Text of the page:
While we have adapted quickly to changing circumstances, getting the most out of a new workspace can still take some extra discipline and consideration, especially when it’s from home!
It’s hardly surprising, offices have all those subtle cues and associations that get us into a productive frame of mind. While your remote working space at home is in a location you (hopefully) associate with relaxation and fun. Equally, a lack of structure can lead to overworking and forgetting those all-important screen breaks.
Therefore, we think it is important to develop a homeworking routine that sets you up for a day’s work, not a day snuggled up on the couch with your laptop while Netflix plays in the background or working late into the night when you could be chilling out. Here are our top tips:
Get dressed for success
There’s no need to shine your shoes for a day of working from home – although if that does the trick for you, we definitely won’t argue – but there’s a lot of power in wearing something that makes you feel energised and capable. The majority of people find they have a more productive day when they jump in the shower first thing and put on something that makes you feel ready for the day.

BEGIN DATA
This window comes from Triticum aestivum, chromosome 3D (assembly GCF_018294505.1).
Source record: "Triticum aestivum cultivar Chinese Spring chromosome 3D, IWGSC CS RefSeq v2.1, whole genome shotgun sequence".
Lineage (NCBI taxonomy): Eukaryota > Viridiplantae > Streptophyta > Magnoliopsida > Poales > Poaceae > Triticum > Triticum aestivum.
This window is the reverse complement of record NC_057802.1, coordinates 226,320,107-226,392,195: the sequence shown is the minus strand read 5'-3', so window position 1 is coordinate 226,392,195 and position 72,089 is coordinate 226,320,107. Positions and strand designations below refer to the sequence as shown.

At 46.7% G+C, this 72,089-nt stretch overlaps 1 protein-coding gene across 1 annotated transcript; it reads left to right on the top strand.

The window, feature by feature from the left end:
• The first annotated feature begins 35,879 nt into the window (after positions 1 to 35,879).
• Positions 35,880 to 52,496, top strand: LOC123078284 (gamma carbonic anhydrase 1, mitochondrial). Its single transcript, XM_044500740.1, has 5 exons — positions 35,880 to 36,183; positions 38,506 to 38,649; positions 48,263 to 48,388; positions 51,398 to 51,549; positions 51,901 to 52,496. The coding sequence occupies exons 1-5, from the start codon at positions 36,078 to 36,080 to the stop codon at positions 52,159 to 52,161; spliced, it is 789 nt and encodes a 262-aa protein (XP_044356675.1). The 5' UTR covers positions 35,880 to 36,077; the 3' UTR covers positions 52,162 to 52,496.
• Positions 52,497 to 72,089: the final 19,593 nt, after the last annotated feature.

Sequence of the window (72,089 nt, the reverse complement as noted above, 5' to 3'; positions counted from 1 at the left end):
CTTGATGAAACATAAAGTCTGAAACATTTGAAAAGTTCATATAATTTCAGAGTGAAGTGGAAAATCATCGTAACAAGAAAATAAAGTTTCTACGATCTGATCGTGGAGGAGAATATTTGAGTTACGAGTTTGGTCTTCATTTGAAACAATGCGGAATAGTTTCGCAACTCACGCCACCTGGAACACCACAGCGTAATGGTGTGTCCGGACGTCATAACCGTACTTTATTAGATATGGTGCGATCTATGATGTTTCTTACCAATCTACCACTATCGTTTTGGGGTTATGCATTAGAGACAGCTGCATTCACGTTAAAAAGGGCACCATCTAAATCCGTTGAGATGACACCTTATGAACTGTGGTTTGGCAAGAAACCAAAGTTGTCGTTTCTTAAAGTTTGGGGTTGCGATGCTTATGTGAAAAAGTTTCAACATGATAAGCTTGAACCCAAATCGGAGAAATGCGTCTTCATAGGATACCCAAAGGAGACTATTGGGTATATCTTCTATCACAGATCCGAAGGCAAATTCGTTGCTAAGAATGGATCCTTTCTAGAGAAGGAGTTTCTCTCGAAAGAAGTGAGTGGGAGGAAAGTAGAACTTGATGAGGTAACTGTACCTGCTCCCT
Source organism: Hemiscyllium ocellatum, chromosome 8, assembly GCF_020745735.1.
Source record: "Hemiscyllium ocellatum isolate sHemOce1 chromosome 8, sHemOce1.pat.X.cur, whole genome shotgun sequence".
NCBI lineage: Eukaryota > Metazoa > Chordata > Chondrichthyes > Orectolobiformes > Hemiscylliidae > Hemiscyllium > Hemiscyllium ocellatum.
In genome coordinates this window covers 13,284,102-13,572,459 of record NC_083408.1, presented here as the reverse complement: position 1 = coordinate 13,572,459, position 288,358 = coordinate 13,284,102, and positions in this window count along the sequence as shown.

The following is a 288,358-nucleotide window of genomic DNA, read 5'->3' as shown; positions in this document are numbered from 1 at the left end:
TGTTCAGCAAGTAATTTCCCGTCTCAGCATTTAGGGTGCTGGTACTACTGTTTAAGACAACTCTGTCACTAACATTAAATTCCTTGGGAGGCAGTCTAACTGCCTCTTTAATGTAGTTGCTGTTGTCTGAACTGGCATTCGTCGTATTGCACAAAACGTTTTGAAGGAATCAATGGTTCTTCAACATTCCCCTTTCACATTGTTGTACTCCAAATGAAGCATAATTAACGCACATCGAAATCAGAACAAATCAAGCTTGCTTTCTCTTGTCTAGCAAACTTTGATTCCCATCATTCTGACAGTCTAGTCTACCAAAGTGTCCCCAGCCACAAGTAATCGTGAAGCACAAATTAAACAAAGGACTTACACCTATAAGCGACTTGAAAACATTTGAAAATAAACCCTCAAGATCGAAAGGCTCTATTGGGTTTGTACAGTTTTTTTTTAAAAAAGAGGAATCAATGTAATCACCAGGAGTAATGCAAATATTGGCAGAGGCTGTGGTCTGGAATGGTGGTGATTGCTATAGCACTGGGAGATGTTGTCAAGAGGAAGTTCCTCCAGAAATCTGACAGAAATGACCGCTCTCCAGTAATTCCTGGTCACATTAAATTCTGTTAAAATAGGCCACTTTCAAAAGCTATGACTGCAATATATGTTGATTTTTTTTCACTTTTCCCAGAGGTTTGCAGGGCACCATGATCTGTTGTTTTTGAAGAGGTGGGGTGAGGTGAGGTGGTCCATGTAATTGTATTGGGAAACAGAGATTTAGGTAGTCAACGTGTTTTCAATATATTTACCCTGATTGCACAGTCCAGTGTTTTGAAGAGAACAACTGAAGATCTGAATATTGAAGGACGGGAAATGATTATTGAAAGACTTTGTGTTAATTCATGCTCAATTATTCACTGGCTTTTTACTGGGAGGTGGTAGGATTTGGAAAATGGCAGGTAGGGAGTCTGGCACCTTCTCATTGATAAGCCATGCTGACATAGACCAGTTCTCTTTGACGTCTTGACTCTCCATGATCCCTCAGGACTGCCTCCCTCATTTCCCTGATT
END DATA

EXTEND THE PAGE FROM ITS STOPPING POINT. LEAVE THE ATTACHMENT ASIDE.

Section off work time
Zero commute time might seem like one of the benefits to working from home, but a daily pre-work journey can be a fun experience and has the advantage of getting you into ‘work-mode’. Something that can be a struggle when your home is your office.
Why not start your day by leaving the house and walking a mile – or however far is realistic for you. Turn around, walk back, and let yourself into your ‘office’. You’ll immediately be more efficient. At the end of the day, ‘commute’ home, which will help you switch off from work.
Keep work behind an office door
Try to create a dedicated office space, with a door that you can close behind you at the end of the day. This physical barrier between you and your to-do list acts as a psychological barrier to your ‘business brain’. Hopefully making it easier to bring your focus to family and friends, or even just the television after a long day.
If you are sharing your home with others, creating a space where you can remote work is even more valuable. The door to your work from home ‘office’ indicates the start of a professional space and it needs to be treated as such. An important distinction that reminds them (and you) that despite being a remote worker you are doing a ‘proper’ job.
Set an alarm for regular work breaks
As a homeworker, you might find it easy to work long hours without taking a break. Stopping to put another load of washing on doesn’t count as rest, nor does grabbing food from the fridge and taking it back to your desk.
Marathon sessions may feel like a productive experience, but, generally, they’re anything but. Being burnt out isn’t helpful for anyone. But if you do find it hard to take breaks, try to set aside some time in the day to relax before getting back to it.
Why not set an alarm clock to go off every two hours in the room farthest from your desk. Use these alarms as opportunities to get up and take a break and stretch your legs.